His mic skills seem to be average at best, but he compensates by being a great wrestler. His time on the independent scene allowed him to cultivate his in-ring skills and helped make him one of the company’s best wrestlers. He proved his worth as a wrestler at the Battleground PPV where he and long-time rival Kevin Owens stole the show with a classic mid-card match. There’s potential for this guy to be something greater, but it won’t be reached as the happy-go-lucky wrestler who’s happy to be there. To advance, he’ll need more character depth than that and it all depends if the WWE chooses to give it to him.
5. Prototypical WWE Guy – Roman Reigns
Roman Reigns is a perfect example of the strength of the WWE machine to make a top star out of a guy without nearly as much experience as his peers. His background didn’t start on the independent scene, but rather on the gridiron where his experience with football ranged from collegiate to professional until his football career came to an end. His family history gave him a legacy and some legitimacy to fall back on as he is a member of the Anoa’i family; featuring wrestlers such as Afa and Sika of The Wild Samoans, Umaga, and The Rock.
His look also helped him greatly, as he’s 6’3″ and weighs 265 pounds with a muscular physique. His only experience as a professional wrestler came from his time in the WWE developmental territories to his time now on the main roster. His move-set is a mix between a powerhouse and a brawler, as he can hit a flurry of punches or roll up his opponents for a series of powerbombs.
He’s not a good guy, he’s not a bad guy. He’s the guy that WWE wants you to think of when discussing their stars.
4. Anti-WWE Guy – James Ellsworth
This might be the strangest entry considering he isn’t even signed to the WWE on a full-time basis, but he is technically a member of the roster and has earned his slot on this list as a result.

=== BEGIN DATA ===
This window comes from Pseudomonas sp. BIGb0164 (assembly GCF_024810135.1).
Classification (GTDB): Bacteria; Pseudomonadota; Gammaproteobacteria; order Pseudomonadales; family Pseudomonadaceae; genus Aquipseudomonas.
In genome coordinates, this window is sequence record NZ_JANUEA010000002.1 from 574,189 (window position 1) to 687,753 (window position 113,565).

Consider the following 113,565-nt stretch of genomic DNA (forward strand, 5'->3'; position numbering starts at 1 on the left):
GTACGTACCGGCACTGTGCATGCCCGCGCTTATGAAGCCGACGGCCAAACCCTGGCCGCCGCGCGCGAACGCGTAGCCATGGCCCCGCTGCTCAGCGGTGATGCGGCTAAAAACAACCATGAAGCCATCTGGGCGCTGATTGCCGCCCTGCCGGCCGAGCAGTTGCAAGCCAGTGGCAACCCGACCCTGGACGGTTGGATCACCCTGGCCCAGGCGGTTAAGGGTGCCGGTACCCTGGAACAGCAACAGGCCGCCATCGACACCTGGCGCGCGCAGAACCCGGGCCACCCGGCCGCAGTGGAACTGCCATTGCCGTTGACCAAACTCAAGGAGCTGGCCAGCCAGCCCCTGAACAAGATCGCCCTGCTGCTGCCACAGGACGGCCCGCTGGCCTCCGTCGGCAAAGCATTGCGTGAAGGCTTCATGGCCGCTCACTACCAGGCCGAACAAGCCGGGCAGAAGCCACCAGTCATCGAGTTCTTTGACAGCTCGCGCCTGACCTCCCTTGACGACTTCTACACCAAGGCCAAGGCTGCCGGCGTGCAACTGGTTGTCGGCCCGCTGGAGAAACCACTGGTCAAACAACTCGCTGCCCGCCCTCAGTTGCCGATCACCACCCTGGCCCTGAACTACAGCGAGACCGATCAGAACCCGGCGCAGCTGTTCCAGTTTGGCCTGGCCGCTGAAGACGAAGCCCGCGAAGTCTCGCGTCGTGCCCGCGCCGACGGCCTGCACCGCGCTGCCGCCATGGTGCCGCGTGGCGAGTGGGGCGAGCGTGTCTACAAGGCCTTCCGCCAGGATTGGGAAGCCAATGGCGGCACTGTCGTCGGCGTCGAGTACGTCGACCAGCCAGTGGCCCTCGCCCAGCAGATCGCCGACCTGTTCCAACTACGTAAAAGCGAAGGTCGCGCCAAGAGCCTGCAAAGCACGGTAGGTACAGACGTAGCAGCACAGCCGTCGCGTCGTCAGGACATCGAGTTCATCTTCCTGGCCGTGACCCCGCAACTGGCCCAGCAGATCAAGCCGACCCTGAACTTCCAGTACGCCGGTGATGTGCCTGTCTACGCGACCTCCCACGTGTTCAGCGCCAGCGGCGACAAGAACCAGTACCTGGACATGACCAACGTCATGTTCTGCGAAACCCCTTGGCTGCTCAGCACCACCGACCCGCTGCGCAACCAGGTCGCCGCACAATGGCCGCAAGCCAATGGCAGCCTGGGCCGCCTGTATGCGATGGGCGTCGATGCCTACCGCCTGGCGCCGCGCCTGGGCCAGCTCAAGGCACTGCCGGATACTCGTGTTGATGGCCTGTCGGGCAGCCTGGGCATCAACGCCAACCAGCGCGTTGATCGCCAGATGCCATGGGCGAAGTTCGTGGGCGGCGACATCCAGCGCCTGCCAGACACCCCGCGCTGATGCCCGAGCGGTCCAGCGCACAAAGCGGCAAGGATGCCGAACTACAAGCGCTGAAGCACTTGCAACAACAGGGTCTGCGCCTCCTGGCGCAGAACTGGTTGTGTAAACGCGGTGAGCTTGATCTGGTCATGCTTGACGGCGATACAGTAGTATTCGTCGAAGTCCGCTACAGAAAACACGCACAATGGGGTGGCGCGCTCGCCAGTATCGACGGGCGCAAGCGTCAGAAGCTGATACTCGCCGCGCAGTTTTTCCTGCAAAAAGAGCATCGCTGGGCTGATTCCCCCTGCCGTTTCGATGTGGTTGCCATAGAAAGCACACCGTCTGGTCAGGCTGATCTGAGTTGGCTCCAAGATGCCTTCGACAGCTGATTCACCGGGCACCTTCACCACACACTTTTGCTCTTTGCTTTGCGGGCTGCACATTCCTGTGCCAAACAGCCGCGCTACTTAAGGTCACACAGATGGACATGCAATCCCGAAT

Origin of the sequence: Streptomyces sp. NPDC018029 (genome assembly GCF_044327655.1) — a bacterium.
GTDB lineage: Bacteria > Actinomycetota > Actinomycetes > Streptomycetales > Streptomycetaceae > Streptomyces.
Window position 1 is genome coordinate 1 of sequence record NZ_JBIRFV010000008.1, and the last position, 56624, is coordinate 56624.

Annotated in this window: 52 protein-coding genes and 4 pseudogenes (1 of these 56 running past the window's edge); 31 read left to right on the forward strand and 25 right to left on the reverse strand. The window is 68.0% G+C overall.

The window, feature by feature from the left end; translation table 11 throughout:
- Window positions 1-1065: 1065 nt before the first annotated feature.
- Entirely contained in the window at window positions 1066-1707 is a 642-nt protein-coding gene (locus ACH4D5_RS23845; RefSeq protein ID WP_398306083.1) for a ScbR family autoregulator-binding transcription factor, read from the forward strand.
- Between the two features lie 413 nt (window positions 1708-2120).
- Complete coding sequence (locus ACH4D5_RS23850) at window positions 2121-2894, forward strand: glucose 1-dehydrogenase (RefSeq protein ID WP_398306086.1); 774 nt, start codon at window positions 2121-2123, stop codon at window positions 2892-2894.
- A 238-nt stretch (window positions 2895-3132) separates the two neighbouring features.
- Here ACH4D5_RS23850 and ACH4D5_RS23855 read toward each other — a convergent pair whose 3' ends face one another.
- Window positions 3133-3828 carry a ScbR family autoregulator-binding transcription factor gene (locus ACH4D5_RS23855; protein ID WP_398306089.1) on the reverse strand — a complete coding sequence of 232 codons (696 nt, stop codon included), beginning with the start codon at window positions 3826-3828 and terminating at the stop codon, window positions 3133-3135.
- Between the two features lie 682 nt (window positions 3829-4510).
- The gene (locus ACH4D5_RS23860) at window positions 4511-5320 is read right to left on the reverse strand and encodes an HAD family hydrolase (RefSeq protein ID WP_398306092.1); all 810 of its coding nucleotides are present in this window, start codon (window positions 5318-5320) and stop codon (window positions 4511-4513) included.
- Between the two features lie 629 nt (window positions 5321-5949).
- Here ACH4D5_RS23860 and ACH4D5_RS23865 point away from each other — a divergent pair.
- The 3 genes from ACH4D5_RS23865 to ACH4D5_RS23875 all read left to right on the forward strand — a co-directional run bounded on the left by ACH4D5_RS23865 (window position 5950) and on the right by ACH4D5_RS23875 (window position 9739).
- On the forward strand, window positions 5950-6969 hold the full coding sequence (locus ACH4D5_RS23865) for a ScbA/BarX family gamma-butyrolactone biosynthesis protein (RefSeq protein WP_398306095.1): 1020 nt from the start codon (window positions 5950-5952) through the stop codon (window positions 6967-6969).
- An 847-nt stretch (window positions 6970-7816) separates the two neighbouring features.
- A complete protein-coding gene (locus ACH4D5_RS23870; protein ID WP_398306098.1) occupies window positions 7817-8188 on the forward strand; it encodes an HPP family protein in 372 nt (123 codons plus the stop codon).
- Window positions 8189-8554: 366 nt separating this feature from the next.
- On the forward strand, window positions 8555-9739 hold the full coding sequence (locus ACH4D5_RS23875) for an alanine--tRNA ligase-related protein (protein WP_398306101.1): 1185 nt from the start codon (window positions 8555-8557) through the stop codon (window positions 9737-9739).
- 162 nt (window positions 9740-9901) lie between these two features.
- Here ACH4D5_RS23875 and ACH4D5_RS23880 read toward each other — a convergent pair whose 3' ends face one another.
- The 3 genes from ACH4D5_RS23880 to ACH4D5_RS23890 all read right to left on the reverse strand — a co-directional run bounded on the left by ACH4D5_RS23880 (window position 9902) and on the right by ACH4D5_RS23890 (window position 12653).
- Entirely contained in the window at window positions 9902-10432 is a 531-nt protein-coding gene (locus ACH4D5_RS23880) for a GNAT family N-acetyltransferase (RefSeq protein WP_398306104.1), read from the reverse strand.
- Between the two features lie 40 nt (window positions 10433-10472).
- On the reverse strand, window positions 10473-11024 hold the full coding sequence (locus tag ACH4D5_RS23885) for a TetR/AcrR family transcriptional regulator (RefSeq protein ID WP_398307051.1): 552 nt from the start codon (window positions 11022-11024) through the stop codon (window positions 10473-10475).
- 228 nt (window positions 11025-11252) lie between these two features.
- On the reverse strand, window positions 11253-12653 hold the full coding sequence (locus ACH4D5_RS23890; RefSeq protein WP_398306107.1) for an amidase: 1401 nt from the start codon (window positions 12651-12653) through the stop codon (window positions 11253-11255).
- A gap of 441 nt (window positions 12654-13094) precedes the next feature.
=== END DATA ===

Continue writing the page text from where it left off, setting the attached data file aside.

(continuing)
At 5’7″ and probably not weighing any more than 150 pounds, Ellsworth physique is closer to that of a fan than a professional athlete. Despite not looking like an athlete, Ellsworth had been wrestling for years on the indie scene prior to his infamous match against Braun Strowman. His in-ring work has been fine for the few times he’s been in the ring. However, the fact remains that the WWE would probably never do anything with him past comedy and enhancement talent. He’s good for an enhancement role, but not much else.
3. Prototypical WWE Guy – Brock Lesnar
Brock Lesnar is one of, if not, the best pure athlete in the company’s history. His NCAA wrestling background gives him legitimacy as a competitor and added to his in-ring acumen. His wrestling ability, his inhuman strength, and his muscular physique made him a huge asset to the company during the Ruthless Aggression Era as he was easily their biggest star.
When he left the company, he would only continue to build his legacy as a pure athlete by showing enough skill to join the NFL and UFC. Upon his return, his star power only managed to increase and he still looked like a monster; clocking in at 6’3″ and weighing 286 pounds. If he weren’t a part-timer with limited dates, the WWE would probably keep him in the main event because he’s what they want you to think about when you think of the WWE.
2. Anti-WWE Guy – T.J. Perkins
From his weight and height to his lack of charisma, T.J. Perkins is someone the company never showed any interest in before.
Clocking in at 5’10” and weighing 167 pounds, Perkins would probably never have been signed to the main roster if the WWE didn’t bring back the Cruiserweight Division; considering he looks like a high school student. Also, the fact that the guy was in TNA probably wouldn’t have helped matters back in the day. He developed his in-ring skills by wrestling all over the world in various promotions like New Japan Pro Wrestling, Pro Wrestling Guerilla, and Ring of Honor. His backstory about being homeless and struggling to make a buck is a common story among indie wrestlers which only adds to his perceived blandness. Also, his lack of mic skills and charisma make it abundantly clear that his only strength is his wrestling. Luckily, wrestling ability matters to the WWE now and we get to watch Perkins dazzle in a WWE ring.
1. Prototypical WWE Guy – John Cena
John Cena spent three years working as an independent wrestler at Ultimate Pro Wrestling until he was picked up by the WWE in 2001. Ironically, Cena’s gimmick before he became the Doctor of Thuganomics, was as The Prototype, which would last him until he joined the main roster.
At 6’1″ and 251 pounds, he looks like a star, but he has the wrestling ability to match. Initially, he was lambasted for being a little more formulaic than other wrestlers, but as the company focused more on the in-ring product, his skills as a wrestler would improve seeing him doing a variety of moves that a guy his size wouldn’t be expected to do. His resume shows his skill level with various awards and World Title wins. Cena is truly one of the best stars the WWE has produced in the last few years and it’s because of this that replacing him will be difficult task.